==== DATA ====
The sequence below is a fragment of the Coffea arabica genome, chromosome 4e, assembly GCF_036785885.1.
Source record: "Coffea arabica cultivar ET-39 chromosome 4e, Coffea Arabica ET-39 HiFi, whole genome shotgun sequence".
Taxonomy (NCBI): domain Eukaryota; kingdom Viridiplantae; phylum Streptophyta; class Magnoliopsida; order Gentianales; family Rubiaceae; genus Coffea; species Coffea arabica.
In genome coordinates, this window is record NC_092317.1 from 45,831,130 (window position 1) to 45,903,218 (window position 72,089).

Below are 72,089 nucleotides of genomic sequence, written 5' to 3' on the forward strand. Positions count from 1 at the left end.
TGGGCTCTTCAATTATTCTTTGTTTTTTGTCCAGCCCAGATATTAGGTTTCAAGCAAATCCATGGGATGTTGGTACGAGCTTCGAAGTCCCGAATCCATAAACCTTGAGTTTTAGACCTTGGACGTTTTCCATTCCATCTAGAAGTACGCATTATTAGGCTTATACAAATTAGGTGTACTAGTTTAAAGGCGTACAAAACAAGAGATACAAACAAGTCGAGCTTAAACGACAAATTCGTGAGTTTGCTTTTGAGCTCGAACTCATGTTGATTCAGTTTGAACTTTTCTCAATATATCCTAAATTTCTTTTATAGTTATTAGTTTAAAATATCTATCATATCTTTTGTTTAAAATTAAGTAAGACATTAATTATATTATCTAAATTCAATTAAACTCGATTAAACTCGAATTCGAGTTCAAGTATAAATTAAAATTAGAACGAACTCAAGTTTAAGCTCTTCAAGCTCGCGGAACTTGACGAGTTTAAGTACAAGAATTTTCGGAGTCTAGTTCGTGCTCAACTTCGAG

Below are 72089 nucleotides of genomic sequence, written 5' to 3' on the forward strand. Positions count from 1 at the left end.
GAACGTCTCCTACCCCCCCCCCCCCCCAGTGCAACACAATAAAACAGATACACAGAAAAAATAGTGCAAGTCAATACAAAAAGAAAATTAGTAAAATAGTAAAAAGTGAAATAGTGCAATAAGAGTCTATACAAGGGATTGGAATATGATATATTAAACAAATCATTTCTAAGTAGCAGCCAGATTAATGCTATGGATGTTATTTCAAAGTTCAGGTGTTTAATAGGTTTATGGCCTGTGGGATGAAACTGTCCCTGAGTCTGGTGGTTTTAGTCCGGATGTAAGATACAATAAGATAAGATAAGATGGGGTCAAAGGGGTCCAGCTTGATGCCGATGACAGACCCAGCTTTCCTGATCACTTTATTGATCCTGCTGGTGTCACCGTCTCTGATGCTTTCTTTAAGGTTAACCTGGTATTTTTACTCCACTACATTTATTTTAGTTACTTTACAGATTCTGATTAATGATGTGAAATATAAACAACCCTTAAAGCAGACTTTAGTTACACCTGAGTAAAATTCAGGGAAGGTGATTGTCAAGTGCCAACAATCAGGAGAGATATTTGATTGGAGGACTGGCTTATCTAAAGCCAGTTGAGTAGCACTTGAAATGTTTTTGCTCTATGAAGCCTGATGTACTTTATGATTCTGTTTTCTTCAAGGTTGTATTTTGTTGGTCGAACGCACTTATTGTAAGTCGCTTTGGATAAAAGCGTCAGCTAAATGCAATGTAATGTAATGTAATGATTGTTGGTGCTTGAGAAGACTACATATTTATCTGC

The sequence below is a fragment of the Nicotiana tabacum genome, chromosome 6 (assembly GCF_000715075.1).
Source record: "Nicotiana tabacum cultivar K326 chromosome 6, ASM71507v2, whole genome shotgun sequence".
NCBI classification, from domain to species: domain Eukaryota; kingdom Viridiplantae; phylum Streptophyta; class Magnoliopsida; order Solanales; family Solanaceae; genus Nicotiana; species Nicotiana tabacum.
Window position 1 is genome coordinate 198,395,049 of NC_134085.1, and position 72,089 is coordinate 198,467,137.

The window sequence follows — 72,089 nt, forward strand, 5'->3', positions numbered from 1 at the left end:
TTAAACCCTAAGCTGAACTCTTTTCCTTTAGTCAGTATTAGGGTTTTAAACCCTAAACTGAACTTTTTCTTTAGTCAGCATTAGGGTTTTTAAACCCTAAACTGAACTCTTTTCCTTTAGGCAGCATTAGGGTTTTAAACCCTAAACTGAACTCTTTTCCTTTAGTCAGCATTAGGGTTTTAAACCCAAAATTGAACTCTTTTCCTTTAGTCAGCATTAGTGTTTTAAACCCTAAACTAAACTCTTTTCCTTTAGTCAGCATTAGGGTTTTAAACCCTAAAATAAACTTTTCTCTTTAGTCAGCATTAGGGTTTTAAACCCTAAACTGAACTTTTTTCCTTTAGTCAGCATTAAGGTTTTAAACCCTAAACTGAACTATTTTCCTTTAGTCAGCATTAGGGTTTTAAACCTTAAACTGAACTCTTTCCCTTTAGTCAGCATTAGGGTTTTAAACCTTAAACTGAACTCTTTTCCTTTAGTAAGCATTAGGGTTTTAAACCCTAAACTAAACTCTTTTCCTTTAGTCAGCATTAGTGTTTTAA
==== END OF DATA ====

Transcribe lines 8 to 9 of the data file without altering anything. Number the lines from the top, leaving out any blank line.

GAACGTCTCCTACCCCCCCCCCCCCCCAGTGCAACACAATAAAACAGATACACAGAAAAAATAGTGCAAGTCAATACAAAAAGAAAATTAGTAAAATAGTAAAAAGTGAAATAGTGCAATAAGAGTCTATACAAGGGATTGGAATATGATATATTAAACAAATCATTTCTAAGTAGCAGCCAGATTAATGCTATGGATGTTATTTCAAAGTTCAGGTGTTTAATAGGTTTATGGCCTGTGGGATGAAACTGTCCCTGAGTCTGGTGGTTTTAGTCCGGATGTAAGATACAATAAGATAAGATAAGATGGGGTCAAAGGGGTCCAGCTTGATGCCGATGACAGACCCAGCTTTCCTGATCACTTTATTGATCCTGCTGGTGTCACCGTCTCTGATGCTTTCTTTAAGGTTAACCTGGTATTTTTACTCCACTACATTTATTTTAGTTACTTTACAGATTCTGATTAATGATGTGAAATATAAACAACCCTTAAAGCAGACTTTAGTTACACCTGAGTAAAATTCAGGGAAGGTGATTGTCAAGTGCCAACAATCAGGAGAGATATTTGATTGGAGGACTGGCTTATCTAAAGCCAGTTGAGTAGCACTTGAAATGTTTTTGCTCTATGAAGCCTGATGTACTTTATGATTCTGTTTTCTTCAAGGTTGTATTTTGTTGGTCGAACGCACTTATTGTAAGTCGCTTTGGATAAAAGCGTCAGCTAAATGCAATGTAATGTAATGTAATGATTGTTGGTGCTTGAGAAGACTACATATTTATCTGC

The sequence below is a fragment of the Nicotiana tabacum genome, chromosome 6 (assembly GCF_000715075.1).